DUBLIN — Ireland’s bailout programme is meeting its targets, allowing the government to strengthen the focus on steering the eurozone nation out of recession, an official statement said on Thursday.
Officials from the European Commission, International Monetary Fund and European Central Bank — or Troika — have been in Ireland for the past 10 days making their sixth quarterly assessment of the the country’s bailout targets.
“We are pleased that we have met our targets, all measures have been implemented and the programme is on track,” Ireland’s Finance Minister Michael Noonan and Public Expenditure Minister Brendan Howlin said in a joint statement.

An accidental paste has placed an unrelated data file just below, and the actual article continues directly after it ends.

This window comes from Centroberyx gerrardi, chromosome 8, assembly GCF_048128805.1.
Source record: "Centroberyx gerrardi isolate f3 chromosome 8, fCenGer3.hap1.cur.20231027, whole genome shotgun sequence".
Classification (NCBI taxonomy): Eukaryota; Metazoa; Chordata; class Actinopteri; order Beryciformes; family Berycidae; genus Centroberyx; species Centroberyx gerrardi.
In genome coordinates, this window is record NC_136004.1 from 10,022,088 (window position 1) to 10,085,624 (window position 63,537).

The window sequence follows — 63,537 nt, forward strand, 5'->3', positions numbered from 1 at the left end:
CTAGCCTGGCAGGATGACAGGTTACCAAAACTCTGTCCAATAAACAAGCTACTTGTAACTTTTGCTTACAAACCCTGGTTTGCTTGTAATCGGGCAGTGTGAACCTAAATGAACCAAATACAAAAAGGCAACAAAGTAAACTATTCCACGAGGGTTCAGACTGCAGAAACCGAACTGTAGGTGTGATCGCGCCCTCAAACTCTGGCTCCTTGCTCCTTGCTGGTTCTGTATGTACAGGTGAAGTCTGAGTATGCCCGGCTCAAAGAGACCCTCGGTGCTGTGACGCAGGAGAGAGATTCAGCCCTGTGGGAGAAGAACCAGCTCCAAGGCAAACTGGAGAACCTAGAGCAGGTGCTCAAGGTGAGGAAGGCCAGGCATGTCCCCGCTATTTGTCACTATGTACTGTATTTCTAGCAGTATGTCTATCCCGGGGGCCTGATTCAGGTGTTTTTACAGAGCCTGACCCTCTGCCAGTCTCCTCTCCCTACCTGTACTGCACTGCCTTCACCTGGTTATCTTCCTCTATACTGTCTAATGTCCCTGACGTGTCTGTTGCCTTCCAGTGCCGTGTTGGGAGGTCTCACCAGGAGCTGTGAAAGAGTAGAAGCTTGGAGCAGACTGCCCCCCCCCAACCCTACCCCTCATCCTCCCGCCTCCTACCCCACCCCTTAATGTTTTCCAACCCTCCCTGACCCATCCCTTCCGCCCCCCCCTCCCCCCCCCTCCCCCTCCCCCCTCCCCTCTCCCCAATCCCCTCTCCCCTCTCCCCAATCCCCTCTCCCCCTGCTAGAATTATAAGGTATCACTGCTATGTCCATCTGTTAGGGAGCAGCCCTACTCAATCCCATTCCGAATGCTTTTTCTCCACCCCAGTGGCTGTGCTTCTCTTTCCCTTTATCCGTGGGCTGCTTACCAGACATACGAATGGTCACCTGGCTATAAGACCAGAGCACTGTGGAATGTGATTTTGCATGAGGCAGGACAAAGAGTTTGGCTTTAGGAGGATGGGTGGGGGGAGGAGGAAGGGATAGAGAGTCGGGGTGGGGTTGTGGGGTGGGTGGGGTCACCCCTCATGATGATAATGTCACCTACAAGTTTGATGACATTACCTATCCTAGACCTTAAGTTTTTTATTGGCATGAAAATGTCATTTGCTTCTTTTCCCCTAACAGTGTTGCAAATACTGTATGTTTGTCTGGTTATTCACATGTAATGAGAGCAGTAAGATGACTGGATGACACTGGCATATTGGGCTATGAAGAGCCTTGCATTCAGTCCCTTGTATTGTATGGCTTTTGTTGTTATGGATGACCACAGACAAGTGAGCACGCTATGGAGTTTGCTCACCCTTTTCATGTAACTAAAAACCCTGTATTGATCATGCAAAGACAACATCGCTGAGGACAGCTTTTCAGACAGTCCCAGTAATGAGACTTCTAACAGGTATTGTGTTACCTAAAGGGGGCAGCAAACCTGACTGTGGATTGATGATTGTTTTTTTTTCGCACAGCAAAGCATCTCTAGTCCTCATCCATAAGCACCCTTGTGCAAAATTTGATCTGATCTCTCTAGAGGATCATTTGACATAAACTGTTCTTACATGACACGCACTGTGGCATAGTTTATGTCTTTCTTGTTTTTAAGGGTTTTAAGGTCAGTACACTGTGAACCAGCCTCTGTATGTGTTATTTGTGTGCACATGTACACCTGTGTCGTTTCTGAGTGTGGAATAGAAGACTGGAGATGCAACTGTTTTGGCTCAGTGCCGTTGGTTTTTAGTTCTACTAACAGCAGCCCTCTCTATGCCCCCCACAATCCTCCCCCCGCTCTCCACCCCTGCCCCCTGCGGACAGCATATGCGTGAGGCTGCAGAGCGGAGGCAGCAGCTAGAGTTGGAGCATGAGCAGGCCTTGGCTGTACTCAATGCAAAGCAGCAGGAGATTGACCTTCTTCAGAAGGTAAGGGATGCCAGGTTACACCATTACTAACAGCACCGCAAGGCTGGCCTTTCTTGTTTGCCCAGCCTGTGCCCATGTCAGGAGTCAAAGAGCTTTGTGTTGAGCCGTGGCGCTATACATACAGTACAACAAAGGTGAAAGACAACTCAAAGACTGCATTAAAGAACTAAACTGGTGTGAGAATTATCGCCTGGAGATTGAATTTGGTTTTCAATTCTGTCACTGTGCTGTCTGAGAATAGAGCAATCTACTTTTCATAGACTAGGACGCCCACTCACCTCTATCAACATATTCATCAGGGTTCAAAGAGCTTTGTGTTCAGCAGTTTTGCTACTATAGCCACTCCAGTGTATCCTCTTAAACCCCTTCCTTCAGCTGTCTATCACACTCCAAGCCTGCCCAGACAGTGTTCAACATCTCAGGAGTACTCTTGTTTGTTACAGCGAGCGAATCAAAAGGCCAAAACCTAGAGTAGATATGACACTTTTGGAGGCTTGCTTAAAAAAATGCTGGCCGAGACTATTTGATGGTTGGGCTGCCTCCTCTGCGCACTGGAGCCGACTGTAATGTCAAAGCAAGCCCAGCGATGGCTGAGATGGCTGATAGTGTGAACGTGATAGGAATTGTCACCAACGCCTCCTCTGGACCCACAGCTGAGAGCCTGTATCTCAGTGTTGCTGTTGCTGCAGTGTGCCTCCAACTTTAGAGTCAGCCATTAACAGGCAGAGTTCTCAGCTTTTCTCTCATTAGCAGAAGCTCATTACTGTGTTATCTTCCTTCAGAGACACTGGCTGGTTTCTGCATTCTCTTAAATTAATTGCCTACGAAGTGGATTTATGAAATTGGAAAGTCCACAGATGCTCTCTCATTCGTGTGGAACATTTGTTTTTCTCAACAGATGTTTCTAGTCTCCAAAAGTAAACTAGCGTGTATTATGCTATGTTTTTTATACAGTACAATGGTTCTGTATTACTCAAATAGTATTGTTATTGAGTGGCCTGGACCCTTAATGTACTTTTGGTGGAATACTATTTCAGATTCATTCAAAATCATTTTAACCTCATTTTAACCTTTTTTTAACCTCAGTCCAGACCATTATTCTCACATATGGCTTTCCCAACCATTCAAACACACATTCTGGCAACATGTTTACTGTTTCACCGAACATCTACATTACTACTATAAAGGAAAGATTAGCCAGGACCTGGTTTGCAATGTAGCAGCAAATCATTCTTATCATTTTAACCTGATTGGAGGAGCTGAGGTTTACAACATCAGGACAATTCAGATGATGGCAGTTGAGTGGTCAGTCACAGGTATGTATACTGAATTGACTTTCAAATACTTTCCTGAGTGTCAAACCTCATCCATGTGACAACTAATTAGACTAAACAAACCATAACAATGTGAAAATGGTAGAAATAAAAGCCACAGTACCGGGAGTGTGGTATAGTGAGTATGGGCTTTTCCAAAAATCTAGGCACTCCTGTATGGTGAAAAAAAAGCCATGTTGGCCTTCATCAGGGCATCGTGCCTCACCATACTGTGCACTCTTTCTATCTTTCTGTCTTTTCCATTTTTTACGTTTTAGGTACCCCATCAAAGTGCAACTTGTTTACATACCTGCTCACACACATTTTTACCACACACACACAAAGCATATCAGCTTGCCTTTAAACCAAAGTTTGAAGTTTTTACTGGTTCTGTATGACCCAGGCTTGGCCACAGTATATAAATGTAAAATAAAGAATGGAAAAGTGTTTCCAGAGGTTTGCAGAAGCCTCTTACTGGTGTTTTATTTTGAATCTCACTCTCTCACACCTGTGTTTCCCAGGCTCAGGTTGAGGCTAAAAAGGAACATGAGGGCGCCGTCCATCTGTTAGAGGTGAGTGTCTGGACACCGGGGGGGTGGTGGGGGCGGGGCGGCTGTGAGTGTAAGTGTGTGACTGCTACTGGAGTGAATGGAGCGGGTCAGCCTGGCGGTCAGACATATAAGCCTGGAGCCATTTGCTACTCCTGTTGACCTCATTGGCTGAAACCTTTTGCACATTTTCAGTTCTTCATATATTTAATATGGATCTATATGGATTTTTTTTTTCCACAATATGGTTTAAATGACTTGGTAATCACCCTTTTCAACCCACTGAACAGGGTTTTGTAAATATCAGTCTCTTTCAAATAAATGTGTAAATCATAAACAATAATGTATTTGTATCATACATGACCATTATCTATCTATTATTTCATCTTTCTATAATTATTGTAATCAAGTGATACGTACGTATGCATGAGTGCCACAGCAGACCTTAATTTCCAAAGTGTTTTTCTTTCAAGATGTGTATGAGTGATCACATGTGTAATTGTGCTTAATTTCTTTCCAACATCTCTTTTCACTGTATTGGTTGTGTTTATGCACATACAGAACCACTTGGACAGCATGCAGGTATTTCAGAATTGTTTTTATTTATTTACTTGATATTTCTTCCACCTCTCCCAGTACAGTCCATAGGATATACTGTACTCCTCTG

“This successful outcome illustrates, once more, the ability and the commitment of the Irish State to implement a challenging programme effectively.
“As well as examining programme implementation over the past quarter over the course of this mission we have begun to examine measures to strengthen the focus on growth,” they added. Ireland had to seek an 85-billion-euro ($112-billion) rescue package from the European Union and the International Monetary Fund in 2010, when massive debt and deficit problems left it on the verge of collapse.
In a joint statement the EU, ECB and IMF said Ireland’s implementation of its bailout programme continued to be “strong” with fiscal targets for 2011 met “with a healthy margin.”
“Economic growth is expected to remain modest in 2012, at around 0.5 percent. The benefits of continued competitiveness gains are limited by relatively low trading partner growth, while domestic demand continues to decline and the banking sector faces difficult market funding conditions.” — AFP